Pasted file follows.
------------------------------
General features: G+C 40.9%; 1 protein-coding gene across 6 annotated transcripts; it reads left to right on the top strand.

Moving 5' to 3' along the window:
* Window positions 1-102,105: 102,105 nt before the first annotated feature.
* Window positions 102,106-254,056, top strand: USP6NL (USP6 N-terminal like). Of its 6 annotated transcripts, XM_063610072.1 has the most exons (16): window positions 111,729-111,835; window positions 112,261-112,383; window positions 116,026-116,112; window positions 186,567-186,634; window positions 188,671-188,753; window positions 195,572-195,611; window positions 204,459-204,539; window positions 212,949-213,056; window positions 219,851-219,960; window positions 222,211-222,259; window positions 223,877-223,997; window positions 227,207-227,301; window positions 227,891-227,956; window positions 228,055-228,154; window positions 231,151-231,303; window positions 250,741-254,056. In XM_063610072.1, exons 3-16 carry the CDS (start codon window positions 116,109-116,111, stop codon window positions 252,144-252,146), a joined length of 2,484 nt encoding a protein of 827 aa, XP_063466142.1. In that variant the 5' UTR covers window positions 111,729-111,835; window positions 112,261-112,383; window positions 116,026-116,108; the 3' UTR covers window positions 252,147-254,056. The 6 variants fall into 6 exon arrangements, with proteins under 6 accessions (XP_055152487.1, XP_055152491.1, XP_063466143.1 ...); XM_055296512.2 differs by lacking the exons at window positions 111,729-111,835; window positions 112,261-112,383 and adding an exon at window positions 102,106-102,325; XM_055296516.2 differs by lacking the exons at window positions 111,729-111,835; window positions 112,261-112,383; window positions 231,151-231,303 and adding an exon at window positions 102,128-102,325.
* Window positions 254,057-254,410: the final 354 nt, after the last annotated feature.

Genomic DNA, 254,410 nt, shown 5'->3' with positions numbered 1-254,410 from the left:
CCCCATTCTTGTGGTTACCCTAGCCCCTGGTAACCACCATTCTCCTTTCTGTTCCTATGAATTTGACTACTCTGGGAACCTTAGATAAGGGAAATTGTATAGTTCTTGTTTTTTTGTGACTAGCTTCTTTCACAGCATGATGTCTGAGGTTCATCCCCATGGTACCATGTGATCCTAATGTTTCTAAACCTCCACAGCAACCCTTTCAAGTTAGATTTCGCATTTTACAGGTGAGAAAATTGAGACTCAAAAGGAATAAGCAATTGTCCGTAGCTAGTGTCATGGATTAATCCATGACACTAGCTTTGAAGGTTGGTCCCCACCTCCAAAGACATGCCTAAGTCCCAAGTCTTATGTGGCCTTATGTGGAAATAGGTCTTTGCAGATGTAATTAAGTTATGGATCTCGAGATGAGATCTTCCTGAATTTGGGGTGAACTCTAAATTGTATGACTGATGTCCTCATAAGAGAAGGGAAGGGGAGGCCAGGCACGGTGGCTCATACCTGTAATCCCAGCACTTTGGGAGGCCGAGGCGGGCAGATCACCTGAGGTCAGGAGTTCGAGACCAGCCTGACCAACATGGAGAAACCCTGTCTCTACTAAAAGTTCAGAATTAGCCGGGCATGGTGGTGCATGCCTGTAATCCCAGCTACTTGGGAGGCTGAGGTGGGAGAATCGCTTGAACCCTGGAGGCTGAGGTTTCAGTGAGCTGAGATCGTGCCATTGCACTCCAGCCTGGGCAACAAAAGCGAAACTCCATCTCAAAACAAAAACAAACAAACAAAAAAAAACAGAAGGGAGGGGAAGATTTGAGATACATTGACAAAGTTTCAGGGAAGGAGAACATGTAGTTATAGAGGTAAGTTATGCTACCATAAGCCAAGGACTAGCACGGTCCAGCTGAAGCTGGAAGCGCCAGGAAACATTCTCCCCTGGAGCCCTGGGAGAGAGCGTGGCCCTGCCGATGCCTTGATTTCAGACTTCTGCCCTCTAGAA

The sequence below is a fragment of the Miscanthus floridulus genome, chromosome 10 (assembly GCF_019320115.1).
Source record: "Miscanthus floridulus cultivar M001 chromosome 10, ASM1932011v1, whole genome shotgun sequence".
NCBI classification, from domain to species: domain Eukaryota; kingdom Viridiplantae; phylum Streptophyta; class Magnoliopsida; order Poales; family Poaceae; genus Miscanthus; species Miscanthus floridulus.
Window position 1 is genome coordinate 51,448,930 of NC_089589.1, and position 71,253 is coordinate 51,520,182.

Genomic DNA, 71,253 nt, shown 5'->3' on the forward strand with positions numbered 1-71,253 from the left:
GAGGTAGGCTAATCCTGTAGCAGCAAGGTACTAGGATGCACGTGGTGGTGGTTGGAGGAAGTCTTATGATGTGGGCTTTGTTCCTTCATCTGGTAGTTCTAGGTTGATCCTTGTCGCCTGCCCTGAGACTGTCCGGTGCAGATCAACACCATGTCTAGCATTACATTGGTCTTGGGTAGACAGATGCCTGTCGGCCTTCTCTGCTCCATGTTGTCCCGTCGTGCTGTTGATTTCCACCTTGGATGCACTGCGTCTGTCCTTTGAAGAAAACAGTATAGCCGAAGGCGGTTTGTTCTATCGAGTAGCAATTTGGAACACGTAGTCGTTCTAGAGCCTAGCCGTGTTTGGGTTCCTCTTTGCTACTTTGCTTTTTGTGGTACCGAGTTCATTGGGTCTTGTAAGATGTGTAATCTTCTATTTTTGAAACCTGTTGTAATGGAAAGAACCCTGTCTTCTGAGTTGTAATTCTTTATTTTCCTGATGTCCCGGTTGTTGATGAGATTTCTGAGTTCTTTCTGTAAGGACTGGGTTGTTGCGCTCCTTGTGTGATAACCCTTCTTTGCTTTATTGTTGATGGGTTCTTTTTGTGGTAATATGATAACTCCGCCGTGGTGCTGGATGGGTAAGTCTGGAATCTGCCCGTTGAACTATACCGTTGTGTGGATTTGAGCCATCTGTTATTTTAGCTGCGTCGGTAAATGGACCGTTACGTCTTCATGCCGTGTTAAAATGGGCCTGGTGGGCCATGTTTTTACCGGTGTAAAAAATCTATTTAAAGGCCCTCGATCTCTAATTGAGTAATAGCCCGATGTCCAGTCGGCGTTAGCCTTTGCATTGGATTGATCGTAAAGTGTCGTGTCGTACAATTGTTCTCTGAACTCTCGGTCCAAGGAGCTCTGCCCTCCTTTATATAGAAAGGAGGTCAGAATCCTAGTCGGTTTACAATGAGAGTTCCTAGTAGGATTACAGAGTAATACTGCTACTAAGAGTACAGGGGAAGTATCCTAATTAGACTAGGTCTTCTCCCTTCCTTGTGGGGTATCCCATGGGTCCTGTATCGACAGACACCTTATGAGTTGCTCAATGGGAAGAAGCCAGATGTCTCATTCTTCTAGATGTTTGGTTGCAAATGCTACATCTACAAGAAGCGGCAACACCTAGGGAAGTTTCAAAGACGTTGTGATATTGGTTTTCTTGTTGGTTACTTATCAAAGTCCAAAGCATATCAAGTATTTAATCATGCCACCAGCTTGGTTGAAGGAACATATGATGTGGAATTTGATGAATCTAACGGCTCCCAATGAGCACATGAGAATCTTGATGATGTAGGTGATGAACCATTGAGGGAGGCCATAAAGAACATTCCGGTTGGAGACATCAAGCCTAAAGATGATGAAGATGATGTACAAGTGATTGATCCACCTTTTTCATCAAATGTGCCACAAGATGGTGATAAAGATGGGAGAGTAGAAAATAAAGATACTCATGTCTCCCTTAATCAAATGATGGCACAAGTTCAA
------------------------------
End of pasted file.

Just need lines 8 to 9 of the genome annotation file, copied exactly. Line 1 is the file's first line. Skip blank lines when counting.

The sequence below is a fragment of the Miscanthus floridulus genome, chromosome 10 (assembly GCF_019320115.1).
Source record: "Miscanthus floridulus cultivar M001 chromosome 10, ASM1932011v1, whole genome shotgun sequence".